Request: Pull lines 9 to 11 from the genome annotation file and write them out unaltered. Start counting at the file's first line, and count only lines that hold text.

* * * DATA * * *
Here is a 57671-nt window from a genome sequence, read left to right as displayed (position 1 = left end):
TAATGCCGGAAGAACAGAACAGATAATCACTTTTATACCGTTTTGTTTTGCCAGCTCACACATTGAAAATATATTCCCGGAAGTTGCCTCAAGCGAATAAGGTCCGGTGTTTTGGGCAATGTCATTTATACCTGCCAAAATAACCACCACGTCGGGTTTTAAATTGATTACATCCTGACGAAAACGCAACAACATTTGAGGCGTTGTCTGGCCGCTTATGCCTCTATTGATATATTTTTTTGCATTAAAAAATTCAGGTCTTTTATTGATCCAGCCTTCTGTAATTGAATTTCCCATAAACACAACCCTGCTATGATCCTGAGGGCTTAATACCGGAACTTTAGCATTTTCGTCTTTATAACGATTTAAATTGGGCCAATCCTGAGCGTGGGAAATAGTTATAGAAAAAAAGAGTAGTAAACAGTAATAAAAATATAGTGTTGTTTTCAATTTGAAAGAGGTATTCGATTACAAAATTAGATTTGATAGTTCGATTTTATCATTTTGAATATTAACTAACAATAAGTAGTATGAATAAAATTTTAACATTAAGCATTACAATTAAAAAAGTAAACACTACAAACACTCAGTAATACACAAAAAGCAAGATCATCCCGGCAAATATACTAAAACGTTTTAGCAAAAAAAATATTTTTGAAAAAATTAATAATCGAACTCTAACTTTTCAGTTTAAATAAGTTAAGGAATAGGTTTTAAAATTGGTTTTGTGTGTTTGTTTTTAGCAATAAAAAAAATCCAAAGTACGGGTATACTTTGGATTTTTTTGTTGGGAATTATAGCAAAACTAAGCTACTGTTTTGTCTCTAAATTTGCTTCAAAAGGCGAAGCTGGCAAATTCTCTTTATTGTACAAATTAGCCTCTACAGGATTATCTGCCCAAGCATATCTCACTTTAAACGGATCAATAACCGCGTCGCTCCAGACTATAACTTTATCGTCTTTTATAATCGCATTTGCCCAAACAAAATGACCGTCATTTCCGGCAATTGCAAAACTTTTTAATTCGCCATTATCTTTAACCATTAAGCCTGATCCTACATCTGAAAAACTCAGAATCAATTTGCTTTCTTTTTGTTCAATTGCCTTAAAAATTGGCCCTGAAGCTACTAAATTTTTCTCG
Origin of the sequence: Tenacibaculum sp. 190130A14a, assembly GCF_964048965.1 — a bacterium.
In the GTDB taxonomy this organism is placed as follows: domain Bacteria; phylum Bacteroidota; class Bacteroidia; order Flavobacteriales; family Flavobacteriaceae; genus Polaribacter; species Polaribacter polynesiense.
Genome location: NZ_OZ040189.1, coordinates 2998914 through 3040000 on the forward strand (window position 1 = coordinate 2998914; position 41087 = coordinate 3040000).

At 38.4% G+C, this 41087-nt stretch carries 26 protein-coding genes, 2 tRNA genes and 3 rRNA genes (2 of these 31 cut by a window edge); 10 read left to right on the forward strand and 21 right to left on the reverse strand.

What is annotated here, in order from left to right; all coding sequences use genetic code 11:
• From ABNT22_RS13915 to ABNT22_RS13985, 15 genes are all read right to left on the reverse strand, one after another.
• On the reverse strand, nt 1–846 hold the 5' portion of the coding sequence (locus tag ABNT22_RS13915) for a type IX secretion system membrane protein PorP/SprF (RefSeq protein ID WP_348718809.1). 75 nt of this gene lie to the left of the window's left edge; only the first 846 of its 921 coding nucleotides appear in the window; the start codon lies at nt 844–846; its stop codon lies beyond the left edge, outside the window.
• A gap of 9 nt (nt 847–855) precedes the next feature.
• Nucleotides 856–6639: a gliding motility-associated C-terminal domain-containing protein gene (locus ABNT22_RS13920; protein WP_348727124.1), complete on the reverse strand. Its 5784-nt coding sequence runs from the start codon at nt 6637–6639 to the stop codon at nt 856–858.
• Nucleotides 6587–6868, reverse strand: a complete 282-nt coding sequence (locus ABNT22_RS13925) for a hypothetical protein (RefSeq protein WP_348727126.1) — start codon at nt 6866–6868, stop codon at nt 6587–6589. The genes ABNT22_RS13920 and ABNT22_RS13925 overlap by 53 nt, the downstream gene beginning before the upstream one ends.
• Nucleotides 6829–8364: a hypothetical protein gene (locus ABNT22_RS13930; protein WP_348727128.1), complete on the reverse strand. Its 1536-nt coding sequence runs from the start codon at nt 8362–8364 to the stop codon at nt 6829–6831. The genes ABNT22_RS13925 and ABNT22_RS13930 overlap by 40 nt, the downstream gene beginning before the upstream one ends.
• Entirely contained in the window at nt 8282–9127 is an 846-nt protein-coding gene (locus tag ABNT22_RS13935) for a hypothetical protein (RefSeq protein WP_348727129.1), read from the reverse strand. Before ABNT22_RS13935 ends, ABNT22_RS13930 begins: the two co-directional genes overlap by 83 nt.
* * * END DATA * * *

• On the reverse strand, nt 1–846 hold the 5' portion of the coding sequence (locus tag ABNT22_RS13915) for a type IX secretion system membrane protein PorP/SprF (RefSeq protein ID WP_348718809.1). 75 nt of this gene lie to the left of the window's left edge; only the first 846 of its 921 coding nucleotides appear in the window; the start codon lies at nt 844–846; its stop codon lies beyond the left edge, outside the window.
• A gap of 9 nt (nt 847–855) precedes the next feature.
• Nucleotides 856–6639: a gliding motility-associated C-terminal domain-containing protein gene (locus ABNT22_RS13920; protein WP_348727124.1), complete on the reverse strand. Its 5784-nt coding sequence runs from the start codon at nt 6637–6639 to the stop codon at nt 856–858.